The doping scandals in professional long distance cycling tempered my enjoyment in recent years. Even so, the televised events provided spectacular scenery to keep me motivated as I rode my exercise bike, and I enjoyed the strategy and tactics of the complicated sport. I usually cheered on the underdog and not the established hero.
In the beginning stages of one race, rumours of impropriety surfaced about one team’s leader. He was a global hero. His team stood behind him in the midst of growing pressure from the media and those within the sport. By the time the rumours were verified during the last days of the race, that leader’s support team were exhausted and spent, having given their all to see their leader win several stages. The team’s body-breaking work went for nought. Just four days before the end of the three-week race, their disgraced leader resigned. A dark cloud of suspicion now lay over every participant of the race, no matter what team they were on. The media horde descended smelling fresh blood, looking for the discontented ones.
Although the leaderless team had little chance of winning, the remaining members continued to race. One of the youngest team members rose to the occasion to place twelfth out of the field of one hundred and forty cyclists, a remarkable feat. Another member of his team could not cope with the stress and abandoned his mates when they needed his physical strength the most.
Several riders on rival teams were so incensed by the scandal that they spent more time talking to the press about it than they did preparing for each day’s competition. As a result, their performance suffered considerably.
Unfortunately, There have been Christians in the public arena who fell into sin and broke trust, not only within their local circle but on a national and international scale. God keeps these men and women accountable for their sin against those they directly hurt. He also holds them answerable for any of their followers who stumbled as a result of that trust broken.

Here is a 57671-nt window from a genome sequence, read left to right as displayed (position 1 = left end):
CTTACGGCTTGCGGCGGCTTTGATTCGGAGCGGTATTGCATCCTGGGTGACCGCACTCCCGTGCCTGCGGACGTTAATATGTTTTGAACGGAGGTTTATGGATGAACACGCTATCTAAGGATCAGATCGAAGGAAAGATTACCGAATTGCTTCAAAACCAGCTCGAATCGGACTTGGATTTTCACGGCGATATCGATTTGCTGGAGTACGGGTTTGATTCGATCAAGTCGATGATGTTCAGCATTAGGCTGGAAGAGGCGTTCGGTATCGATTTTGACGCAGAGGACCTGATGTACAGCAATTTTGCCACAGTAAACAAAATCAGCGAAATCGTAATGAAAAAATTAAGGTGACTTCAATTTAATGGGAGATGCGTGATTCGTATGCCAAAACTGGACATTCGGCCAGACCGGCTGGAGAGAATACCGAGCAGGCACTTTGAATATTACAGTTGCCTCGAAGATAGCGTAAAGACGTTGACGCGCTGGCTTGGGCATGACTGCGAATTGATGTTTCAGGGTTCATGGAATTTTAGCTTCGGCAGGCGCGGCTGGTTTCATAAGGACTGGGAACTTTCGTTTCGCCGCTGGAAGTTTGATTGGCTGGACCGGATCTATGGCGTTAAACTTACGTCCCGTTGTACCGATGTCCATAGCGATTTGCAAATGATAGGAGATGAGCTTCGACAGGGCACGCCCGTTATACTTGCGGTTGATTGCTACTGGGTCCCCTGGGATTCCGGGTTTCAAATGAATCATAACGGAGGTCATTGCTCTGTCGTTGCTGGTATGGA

When believers place more trust and dependency on Christian ministries, pastors or speakers than they put on their relationship with God, they position themselves for a significant fall when their hero falls. Such dependence belongs to God alone. They needlessly stumble to the side of the road with self-inflicted injuries of bitter disillusionment, unforgiveness, and resentment. They fall victim of those individuals who hover in the shadows, waiting to pounce upon any opportunity to fuel bitter resentments they carry against the organised church. They are so busy looking at the spiritual wrecks along the highway that they fail to pay attention to the road before them, leading to their own crash and burn.
God urges us to keep our eyes on the race He has set before us by disciplining our hearts and minds to stay focused only on him.
When we place people on pedestals and insist they stay up there, they become isolated. The enemy targets those who are isolated; they are easy pickings. How often do you pray for media-dubbed Christian heroes? How often do you pray for your pastor?
Begin to pray today. Pray for close, honest friendships for those to whom we title a Christian hero. Pray for healthy and transparent bonds that are give-and-take. Pray for a Jonathan and David type of friendship where each friend is free to expose their heart without the fear of being used and where each friend is free to confront the other as need be.
When the first whiff of a scandal emerges in the press about a Christian hero of the faith, what is your first response? Do you head to the gossip websites or do you head to your prayer room? Do you tend to believe the worst before you believe the best? Do you flog that person in a blog by holding them up for display as a cautionary tale?
Psalm 118:8 – “It is better to take refuge in the Lord than to trust in man.”
Psalm 146:2-4 – “Put not your trust in princes in a son of man, in whom there is no salvation. When his breath departs, he returns to the earth; on that very day his plans perish.”
1 Corinthians 9:24-26 – “Do you not know that in a race all the runners run, but only one receives the prize? So run that you may obtain it. Every athlete exercises self-control in all things. They do it to receive a perishable wreath, but we an imperishable. So I do not run aimlessly; I do not box as one beating the air.”
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Until Next Week
©2018 Katherine Walden
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